Let us look now at the constructions πιστεύειν τινί εἴς τινα. It is clear that πιστεύειν τινὶ of itself cannot signify to accept a person; but only to believe what he says, to trust his word; e.g. Joh 2:22 (they believed the Scripture and the word which Jesus had said); Joh 5:47; Joh 12:38 (comp. Lu 1:20; Ac 24:14; Ac 26:27; 1Jo 4:1). In this sense also we understand Joh 5:46 (for had ye believed Moses, ye would have believed me); 8:31, 45, 46; 10:37 (comp. with 10:36); 14:11. Nevertheless, as it is the witness of Jesus himself that is in question, the acceptance of his words implies the acceptance of his person (Joh 5:46; comp. with 5:37-39). Connect with these the unique passage 1Jo 3:23 αὕτη ἐστὶν ἡ ἐντολὴ αὐτ ἵναπιστεύσωμεν τῷ ὀνόματι τοῦ υἱοῦ αύτοῦ this is the commandment, that we should believe on the name of his son Jesus Christ" (elsewhere εἰς τὸ ὄν, Joh 1:12; Joh 2:23; Joh 3:18; 1Jo 5:13); comp. also Joh 6:29; Joh 16:9; 1Jo 5:10 (He that believeth on [εἰς] the Son of God hath the witness in himself; he that believeth not God [τῷ Θεῷ] hath made him a liar, because he believeth not εἰς] the record that God gave of his Son). Here πιστεύειν τῷ θεῷ, to believe God, is to receive his testimony, π. εἰς την μαρτυρίαν, and consequently to receive Him for whom the testimony is borne. Farther comp. Joh 5:38 with 37, 24, 47, and 44. These passages show that John's idea of faith includes

(1) accepting the testimony of God, (2) accepting the testimony of Christ concerning himself, and therefore (3) accepting Christ himself.

The construction πιστεύειν εἰς is found in Joh 2:11; Joh 3:16,18,36; Joh 4:39; Joh 6:29,40 (47); 7:5, 31, 38, 39, 48; 8:30; 9:35, 36; 10:42; Joh 11:25-26,45,48; Joh 12:11,37,42,44,46; Joh 14:1,12; Joh 16:9; Joh 17:20; 1Jo 5:13. The only passage in the writings of John in which another preposition occurs is Joh 3:15, where Lachmann reads ἐπ᾿ αὐτόν, Tischendorf ἐν αὐτῷ, instead of εἰς αὐτόν.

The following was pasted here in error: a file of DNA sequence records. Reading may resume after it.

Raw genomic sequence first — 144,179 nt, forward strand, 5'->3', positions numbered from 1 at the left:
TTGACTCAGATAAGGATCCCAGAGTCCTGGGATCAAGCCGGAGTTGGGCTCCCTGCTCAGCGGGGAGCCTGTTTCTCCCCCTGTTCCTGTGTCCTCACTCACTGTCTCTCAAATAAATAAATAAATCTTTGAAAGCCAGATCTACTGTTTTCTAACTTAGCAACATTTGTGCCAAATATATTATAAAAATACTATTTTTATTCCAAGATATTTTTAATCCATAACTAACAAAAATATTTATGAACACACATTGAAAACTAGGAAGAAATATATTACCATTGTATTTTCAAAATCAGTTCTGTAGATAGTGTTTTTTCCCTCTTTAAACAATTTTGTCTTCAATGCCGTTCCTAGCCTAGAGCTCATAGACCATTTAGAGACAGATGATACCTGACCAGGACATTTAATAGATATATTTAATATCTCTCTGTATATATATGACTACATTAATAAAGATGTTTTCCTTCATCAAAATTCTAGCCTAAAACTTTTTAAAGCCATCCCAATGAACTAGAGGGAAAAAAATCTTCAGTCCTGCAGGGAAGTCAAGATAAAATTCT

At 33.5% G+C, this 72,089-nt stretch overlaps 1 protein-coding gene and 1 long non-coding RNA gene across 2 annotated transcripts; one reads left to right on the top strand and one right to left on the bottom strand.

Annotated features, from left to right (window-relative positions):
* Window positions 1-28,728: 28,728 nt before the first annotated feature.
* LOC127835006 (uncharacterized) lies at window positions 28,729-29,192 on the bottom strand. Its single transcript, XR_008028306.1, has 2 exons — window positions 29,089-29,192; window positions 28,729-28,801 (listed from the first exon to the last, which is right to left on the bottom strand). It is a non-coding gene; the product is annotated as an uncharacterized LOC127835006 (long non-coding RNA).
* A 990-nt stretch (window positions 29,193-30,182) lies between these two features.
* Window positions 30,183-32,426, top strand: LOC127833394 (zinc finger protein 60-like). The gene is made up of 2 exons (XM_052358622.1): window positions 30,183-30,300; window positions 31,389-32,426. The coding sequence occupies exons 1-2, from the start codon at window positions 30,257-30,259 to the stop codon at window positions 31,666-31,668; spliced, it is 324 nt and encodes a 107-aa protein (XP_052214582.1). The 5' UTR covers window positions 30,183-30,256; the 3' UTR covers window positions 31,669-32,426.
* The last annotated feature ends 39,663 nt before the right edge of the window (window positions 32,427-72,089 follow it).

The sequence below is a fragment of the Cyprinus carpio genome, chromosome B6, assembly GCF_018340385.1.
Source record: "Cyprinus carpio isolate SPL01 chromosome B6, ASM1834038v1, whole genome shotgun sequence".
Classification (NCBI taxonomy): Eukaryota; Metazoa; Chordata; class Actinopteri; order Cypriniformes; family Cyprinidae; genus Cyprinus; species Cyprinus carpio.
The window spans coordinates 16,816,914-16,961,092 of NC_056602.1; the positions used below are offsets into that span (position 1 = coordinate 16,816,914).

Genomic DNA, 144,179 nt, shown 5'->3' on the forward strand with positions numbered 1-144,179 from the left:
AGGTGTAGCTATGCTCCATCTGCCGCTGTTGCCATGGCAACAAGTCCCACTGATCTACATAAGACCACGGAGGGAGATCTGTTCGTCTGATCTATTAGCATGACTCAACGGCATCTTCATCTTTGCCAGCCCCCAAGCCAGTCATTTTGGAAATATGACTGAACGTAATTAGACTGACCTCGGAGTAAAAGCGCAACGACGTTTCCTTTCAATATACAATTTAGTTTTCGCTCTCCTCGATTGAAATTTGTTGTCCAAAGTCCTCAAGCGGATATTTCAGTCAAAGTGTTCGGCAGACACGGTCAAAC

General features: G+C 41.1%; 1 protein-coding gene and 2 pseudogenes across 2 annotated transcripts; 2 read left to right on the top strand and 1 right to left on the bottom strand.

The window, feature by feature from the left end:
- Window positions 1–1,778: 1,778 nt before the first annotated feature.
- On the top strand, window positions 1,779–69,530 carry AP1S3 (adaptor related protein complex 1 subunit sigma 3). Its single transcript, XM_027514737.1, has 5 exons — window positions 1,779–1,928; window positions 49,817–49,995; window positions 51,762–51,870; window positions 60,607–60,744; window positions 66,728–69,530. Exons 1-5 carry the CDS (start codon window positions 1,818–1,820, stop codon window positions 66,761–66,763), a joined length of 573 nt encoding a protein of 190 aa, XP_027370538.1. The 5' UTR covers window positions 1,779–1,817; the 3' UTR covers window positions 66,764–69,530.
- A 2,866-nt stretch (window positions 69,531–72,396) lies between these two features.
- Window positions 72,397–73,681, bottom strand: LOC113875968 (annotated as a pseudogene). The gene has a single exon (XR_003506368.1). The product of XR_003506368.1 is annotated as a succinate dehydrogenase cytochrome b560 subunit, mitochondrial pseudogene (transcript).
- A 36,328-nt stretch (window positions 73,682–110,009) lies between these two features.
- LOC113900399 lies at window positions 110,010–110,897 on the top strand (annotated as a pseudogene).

(2.) But the sense of admitting, accepting as true, thus far developed, is by no means the whole of John's idea of faith in Christ. It includes not only this, but also adherence to Christ; cleaving to hium. See, for instance, the whole passage, Joh 9:35-38, and comp. 11:48; 10:26, 27; 6:69; 1:12. Both these are evidently contained also in the πιστεύειν τινὶ, Joh 6:30; comp. with 6:29: τί οῦν ποιεῖς σὺ σῃμεῖον, ἴνα ἴδωμεν καὶ πιστεύσωμέν σοι (What sign showest thou, that we may see and believe in thee?); 29: ἵνα πιστεύσητε εἰς ὃν ἀπέστειλεν ὁ θεός (that ye believe on him''whom He hath sent). Compare especially also Mt 27:42; Mr 15:32.

It is plain, now, that John's idea of faith includes the element of cleaving to Christ as well as of accepting him; and this cleaving to him includes the idea of full trust in Christ as Savior, as illustrated in the important passage, Joh 3:15: ἴνα πᾶς ὁ πιστεύων εν αὐτῷ (that whosoever believeth in him, not εἰς αὐτον). Tischendorf ἐν, Lachmsann ἐπ᾿ αὐτόν). "Here is involved the anguish, in the believer, of the bite of the fiery serpent, and the earnest looking on him in whom sin is crucified with the inner eye of faith" (Alford, in loc.). In this full sense of the word John uses πιστεύω by itself (to believe) in Joh 1:7,51; Joh 4:41-42,48, .h3; 6:36, 64; 9:38; 10:25, 26; 11:15, 40; 12:39, 47; Joh 14:29; Joh 16:31; Joh 19:35; Joh 20:31 (comp. 3:12; 6:69; 20:8, 25, 29). And this faith is the condition "ofthe gifts of life,light, and salvation; Joh 10:26-27; Joh 3:12,16,18,36; Joh 6:35,40,47; Joh 7:38; Joh 11:25-26; Joh 20:31 (comp. Joh 5:38); 8:24; 1:12; 12:36, 46 (comp. Joh 8:12 and Joh 11:40).